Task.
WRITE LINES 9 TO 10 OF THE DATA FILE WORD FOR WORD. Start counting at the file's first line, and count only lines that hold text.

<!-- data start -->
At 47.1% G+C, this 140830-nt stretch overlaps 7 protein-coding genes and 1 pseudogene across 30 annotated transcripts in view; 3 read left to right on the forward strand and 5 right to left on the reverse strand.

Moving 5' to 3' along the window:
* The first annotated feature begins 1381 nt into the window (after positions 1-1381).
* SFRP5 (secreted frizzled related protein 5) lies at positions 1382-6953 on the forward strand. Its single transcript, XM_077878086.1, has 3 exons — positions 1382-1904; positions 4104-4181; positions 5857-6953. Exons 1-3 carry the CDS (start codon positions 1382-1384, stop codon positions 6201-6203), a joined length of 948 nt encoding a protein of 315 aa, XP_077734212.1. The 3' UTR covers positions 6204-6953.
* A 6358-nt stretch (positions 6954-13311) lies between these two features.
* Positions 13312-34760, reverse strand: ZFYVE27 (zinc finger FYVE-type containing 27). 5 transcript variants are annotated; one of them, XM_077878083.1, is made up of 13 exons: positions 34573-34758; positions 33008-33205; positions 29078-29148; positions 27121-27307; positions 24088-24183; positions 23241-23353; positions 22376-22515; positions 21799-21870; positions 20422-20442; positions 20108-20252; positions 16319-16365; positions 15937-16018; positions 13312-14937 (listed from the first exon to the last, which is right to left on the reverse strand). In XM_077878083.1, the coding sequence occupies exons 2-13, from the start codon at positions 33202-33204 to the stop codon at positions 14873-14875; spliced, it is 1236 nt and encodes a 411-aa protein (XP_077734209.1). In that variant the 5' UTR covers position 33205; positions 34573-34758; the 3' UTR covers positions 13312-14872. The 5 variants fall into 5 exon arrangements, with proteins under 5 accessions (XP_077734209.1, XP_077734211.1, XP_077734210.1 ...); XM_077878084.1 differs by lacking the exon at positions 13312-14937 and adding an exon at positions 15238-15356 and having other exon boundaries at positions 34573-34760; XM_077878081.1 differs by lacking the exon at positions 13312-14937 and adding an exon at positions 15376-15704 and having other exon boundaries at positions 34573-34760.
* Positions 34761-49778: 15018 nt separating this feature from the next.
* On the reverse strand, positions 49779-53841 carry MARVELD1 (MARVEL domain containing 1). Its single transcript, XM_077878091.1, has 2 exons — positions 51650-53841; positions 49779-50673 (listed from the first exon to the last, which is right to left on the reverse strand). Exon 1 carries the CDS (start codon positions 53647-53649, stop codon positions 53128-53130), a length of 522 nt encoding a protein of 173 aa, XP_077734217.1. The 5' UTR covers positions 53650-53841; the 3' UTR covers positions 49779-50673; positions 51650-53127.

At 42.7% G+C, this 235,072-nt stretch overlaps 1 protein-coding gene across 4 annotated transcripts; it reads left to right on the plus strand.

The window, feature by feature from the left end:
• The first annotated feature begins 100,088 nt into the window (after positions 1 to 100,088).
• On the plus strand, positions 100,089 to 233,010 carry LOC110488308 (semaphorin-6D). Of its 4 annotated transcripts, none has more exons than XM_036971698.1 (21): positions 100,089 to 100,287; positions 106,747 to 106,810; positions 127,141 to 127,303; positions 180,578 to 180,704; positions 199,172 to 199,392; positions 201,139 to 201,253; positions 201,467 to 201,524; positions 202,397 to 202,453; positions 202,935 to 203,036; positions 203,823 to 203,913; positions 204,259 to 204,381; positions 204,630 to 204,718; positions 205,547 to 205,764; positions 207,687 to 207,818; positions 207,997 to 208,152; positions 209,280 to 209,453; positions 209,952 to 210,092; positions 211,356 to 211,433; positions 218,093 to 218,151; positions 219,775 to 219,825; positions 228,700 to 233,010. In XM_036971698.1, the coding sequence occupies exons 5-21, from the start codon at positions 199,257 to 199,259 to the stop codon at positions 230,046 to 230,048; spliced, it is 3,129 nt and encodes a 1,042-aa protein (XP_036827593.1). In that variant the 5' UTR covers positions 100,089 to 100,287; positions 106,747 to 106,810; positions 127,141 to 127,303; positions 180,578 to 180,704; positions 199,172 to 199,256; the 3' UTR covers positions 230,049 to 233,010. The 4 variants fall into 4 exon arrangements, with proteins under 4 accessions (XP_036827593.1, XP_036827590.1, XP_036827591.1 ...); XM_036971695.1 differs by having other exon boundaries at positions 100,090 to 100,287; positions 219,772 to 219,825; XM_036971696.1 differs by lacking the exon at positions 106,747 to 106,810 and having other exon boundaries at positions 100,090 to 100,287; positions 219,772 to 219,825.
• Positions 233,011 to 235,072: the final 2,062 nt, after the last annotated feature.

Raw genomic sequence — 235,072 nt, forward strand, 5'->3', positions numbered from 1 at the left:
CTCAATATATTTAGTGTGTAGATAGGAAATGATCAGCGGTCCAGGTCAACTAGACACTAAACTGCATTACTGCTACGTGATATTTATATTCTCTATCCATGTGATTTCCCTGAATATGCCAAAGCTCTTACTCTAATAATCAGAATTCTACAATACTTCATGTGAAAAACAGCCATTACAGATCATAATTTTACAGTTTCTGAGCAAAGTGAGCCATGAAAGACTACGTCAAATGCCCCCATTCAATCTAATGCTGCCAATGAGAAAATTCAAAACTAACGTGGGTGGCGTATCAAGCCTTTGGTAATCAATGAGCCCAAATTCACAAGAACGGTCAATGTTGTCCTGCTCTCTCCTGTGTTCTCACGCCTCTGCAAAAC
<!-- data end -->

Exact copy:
At 42.7% G+C, this 235,072-nt stretch overlaps 1 protein-coding gene across 4 annotated transcripts; it reads left to right on the plus strand.

The window, feature by feature from the left end: